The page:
By Fred Arnold
As promised, this week was absent of any real significant economic news and the lack of market movement reflected that. The main focus of investors has been the meetings in Greece working to avoid a default on the countries debt. It appears that they are making progress in coming up with a plan however it is a painfully slow process and undoubtedly once an agreement is reached, many will speak up in objection to the plan. Unfortunately we have seen this scenario play out over and over in many European nations for the past year.
The big headline announced on Thursday is the 26 billion dollar settlement reached between the nation’s 5 largest banks and 49 state attorney generals. The settlement is to compensate and assist homeowners that have been either foreclosed on improperly, or homeowners that owe significantly more than the value of their home.
The basics of the plan are as follows:
- 17 billion dollars will be used to reduce principle balances for underwater borrowers and assist homeowners that are behind on payments.
- 3 billion dollars will go towards refinancing mortgages for borrowers that are underwater but current on their payments. This will enable these borrowers to take advantage of the incredibly low mortgage rates.
- 5 billion dollars will go to state and federal governments to enable them to fund payments to homeowners that have lost their homes due to improper foreclosure proceedings.
- The remaining 1 billion dollars will be paid directly by Bank of America to the Federal Housing Administration to settle charges that its subsidiary, Countrywide Financial, defrauded the housing agency.
The final piece of the settlement is that the banks will eliminate robo-signing all together and use proper legal procedures in completing foreclosures.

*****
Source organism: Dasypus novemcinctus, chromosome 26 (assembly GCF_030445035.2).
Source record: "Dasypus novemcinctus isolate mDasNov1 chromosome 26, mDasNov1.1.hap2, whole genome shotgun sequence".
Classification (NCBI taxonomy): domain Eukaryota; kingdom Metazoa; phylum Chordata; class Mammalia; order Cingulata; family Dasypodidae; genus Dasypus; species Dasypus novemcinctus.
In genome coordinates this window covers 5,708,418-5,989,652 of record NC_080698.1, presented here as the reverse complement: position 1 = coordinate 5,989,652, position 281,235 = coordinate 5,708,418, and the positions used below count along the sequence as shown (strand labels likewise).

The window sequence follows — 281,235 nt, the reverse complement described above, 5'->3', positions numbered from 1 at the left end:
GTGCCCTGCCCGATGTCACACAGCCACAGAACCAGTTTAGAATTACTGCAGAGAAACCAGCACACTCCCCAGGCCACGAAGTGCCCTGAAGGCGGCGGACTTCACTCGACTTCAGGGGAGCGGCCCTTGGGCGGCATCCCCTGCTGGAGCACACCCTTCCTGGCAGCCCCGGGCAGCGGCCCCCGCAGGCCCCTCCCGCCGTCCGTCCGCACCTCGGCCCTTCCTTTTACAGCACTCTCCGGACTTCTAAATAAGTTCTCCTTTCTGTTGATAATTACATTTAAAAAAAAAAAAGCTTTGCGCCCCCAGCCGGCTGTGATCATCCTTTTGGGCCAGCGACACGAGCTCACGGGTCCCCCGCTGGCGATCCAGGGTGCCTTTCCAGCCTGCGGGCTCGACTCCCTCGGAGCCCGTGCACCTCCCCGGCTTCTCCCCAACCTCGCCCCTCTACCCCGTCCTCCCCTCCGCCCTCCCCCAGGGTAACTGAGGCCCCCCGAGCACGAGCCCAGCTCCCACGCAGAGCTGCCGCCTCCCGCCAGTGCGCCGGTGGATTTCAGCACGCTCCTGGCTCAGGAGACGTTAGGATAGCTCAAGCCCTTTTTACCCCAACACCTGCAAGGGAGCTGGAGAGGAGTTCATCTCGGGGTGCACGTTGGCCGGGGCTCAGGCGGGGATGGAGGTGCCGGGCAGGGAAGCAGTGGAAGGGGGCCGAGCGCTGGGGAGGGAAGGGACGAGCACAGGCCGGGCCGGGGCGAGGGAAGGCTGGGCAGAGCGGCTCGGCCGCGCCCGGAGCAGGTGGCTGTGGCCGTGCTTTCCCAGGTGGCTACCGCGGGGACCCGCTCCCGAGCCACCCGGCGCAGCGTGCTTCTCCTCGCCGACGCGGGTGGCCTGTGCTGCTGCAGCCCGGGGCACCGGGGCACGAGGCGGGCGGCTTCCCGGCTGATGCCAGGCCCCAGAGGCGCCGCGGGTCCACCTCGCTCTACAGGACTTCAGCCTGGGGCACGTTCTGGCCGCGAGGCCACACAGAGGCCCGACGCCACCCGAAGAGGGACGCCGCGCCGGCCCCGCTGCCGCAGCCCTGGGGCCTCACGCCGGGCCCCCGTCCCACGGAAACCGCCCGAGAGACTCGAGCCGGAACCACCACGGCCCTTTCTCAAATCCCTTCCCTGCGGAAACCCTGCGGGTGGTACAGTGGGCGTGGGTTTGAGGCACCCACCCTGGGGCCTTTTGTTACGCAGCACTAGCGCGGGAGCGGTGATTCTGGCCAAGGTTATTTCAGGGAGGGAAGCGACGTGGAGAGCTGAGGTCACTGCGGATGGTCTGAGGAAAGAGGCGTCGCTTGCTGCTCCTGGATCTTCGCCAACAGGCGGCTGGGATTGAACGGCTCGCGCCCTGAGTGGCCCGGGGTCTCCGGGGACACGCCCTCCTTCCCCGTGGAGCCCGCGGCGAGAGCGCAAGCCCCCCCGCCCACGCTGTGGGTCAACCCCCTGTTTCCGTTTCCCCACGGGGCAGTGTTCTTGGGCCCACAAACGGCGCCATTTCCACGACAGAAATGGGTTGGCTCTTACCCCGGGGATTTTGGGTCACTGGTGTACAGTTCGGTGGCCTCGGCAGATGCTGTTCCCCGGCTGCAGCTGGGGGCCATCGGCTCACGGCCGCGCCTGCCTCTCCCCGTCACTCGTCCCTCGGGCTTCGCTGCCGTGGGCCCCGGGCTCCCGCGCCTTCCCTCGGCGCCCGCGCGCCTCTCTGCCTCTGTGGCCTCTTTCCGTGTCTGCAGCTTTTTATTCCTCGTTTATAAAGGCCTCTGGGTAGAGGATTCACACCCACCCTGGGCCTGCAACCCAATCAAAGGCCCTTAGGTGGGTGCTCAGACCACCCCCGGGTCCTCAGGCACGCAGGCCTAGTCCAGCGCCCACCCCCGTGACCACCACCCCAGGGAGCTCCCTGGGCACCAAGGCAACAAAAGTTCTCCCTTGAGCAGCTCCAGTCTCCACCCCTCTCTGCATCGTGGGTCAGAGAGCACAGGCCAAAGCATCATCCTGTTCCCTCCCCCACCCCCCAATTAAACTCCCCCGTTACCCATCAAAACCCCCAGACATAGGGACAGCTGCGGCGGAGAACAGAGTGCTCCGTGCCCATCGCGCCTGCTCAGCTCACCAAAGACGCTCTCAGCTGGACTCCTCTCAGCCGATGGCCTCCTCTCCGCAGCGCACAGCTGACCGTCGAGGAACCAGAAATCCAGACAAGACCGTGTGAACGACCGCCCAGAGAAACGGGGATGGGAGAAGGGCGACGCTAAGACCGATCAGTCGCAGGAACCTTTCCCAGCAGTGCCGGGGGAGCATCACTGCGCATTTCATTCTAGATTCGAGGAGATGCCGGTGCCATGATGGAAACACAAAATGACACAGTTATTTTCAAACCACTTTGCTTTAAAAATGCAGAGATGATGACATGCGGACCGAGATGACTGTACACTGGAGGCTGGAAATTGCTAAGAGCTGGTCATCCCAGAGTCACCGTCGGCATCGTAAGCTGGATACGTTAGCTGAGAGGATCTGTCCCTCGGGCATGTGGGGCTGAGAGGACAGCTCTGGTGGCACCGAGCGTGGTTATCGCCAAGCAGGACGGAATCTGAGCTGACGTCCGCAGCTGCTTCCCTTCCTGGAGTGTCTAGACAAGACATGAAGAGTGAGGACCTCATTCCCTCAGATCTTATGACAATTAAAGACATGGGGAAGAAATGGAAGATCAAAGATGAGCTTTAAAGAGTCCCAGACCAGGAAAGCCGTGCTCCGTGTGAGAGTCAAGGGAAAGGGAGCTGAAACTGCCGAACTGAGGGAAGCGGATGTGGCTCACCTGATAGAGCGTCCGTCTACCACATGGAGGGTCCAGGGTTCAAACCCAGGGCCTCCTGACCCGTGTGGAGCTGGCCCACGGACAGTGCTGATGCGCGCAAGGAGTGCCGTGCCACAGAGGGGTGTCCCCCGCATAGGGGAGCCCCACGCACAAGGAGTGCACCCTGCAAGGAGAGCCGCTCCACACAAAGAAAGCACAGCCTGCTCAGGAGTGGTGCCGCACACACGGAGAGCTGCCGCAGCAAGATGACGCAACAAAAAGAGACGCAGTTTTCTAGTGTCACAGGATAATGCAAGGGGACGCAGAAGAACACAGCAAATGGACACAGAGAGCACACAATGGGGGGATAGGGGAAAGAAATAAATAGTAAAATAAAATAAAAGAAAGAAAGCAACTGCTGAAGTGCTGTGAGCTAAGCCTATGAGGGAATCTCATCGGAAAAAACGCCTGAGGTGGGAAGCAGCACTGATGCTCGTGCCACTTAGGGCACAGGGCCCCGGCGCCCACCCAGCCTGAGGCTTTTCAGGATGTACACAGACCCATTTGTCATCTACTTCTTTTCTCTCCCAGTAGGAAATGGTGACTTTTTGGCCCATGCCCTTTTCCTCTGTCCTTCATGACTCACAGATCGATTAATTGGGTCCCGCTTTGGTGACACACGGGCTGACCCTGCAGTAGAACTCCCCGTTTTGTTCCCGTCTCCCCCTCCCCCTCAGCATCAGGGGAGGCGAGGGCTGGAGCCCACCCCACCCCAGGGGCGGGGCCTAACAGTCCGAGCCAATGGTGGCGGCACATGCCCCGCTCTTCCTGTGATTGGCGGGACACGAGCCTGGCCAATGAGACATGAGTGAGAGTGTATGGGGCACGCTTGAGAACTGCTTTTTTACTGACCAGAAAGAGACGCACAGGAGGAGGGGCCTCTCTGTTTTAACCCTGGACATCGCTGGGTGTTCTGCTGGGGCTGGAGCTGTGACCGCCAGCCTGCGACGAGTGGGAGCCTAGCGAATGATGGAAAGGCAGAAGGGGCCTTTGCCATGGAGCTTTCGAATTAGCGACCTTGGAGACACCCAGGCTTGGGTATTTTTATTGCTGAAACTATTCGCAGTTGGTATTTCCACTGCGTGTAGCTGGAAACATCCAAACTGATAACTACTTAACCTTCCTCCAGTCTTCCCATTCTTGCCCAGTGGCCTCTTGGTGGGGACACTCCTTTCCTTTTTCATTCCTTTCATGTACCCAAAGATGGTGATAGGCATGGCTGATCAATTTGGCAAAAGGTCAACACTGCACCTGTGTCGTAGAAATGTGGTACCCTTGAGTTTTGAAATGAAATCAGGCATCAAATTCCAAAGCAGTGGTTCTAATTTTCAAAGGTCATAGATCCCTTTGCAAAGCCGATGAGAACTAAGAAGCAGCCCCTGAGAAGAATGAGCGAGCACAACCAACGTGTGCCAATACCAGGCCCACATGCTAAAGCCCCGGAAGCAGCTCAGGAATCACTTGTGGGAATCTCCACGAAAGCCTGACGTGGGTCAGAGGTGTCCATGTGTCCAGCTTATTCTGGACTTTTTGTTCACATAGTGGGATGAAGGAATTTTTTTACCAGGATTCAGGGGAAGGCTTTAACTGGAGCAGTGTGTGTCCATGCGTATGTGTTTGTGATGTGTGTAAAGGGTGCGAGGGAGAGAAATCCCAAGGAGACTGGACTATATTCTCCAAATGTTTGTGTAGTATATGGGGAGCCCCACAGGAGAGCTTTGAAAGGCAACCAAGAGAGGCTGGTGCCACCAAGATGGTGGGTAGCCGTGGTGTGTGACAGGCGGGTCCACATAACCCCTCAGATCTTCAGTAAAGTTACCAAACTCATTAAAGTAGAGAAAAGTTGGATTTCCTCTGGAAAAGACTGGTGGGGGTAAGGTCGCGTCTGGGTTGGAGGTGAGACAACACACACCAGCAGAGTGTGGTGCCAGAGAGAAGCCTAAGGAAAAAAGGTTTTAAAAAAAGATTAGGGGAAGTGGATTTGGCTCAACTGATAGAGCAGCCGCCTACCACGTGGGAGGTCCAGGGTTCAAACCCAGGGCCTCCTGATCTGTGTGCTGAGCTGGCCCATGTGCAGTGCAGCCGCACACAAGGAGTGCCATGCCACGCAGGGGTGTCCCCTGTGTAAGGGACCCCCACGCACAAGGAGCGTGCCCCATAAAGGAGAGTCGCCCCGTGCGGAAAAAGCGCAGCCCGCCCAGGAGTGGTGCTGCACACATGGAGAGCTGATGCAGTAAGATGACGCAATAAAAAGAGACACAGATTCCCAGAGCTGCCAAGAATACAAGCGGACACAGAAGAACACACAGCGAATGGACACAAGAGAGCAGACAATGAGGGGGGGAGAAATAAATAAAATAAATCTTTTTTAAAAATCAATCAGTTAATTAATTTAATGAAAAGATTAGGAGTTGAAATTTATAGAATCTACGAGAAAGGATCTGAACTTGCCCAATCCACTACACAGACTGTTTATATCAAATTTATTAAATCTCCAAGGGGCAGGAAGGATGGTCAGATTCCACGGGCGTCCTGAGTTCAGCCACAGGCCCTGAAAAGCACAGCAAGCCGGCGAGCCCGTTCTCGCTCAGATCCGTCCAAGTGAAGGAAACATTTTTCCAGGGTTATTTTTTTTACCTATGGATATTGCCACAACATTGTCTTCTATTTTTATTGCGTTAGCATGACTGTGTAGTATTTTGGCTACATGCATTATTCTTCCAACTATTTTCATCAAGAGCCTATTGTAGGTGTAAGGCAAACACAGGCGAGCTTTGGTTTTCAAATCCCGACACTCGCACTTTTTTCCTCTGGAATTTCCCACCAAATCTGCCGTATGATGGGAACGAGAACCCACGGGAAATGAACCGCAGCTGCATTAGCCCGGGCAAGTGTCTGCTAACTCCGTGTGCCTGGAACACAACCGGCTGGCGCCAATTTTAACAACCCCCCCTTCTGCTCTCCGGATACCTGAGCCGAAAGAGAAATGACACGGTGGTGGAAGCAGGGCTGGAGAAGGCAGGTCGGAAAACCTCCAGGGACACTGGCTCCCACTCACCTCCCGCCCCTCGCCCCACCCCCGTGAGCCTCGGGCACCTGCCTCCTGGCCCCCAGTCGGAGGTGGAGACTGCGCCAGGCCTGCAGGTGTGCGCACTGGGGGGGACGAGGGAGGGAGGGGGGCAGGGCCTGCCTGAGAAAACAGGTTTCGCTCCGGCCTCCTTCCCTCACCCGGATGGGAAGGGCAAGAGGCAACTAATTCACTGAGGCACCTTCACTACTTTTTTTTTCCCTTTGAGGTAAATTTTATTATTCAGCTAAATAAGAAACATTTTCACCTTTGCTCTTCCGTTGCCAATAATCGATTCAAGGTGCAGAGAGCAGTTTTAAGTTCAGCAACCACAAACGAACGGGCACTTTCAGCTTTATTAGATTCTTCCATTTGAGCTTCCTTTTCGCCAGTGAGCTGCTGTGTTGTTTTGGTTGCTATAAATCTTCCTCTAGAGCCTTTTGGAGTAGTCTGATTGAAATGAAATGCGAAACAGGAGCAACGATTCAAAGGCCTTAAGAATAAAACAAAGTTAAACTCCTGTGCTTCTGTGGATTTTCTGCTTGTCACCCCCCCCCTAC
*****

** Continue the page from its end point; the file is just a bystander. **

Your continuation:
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It has been a while since you have heard me be critical of anything, however I must break down this settlement for you so you can see the reality of this settlement.
The settlement states that borrowers that are “severely underwater” will receive money for principal reduction. The irony is that the average principal reduction will be about $20,000. If a borrower is “severely underwater” isn’t their negative equity much greater than that? Do you really think $20,000 is going to incentivize a borrower that is $80,000 or more under water to start making payments? $20,000 is $20,000 but will it help those underwater? Who will be chosen and how many Americans that are paying on time but cant refinance because their home is underwater will feel left out?
Secondly, imagine you are a homeowner that was improperly foreclosed on, you lost your home, your life has been uprooted illegally, and now you receive a check for no more than $2,000. Let’s see, your house was illegally taken from you but you now have $2,000 in your hand…if it happened to me $2,000 would not make me feel much better. (I am not suggesting that homeowners that lost their homes illegally in foreclosure, would not have eventually lost them, however the law needs to be followed and then when followed properly financial institution should have every right to foreclose and sell the home ASAP)
Lastly, 20 billion of the total settlement will be paid out gradually as claims are approved. None of the 5 banks are writing checks for anything more than 1 billion up front. All other money to be paid out will come as claims are settled and agreed upon. To put it in perspective, think for a moment how long does it take for these banks to approve short sales, or properly process a foreclosure, or complete a loan modification? (Average on all counts is 6-9 months or more) Do you really think they are going to process these claims quickly?
As your mortgage professional, I am happy to assist you with any information you may need regarding mortgage or real estate information. I welcome the opportunity to serve you in any way I possibly can. Please feel free to reach me at 661-505-4300 .
Have a fantastic weekend!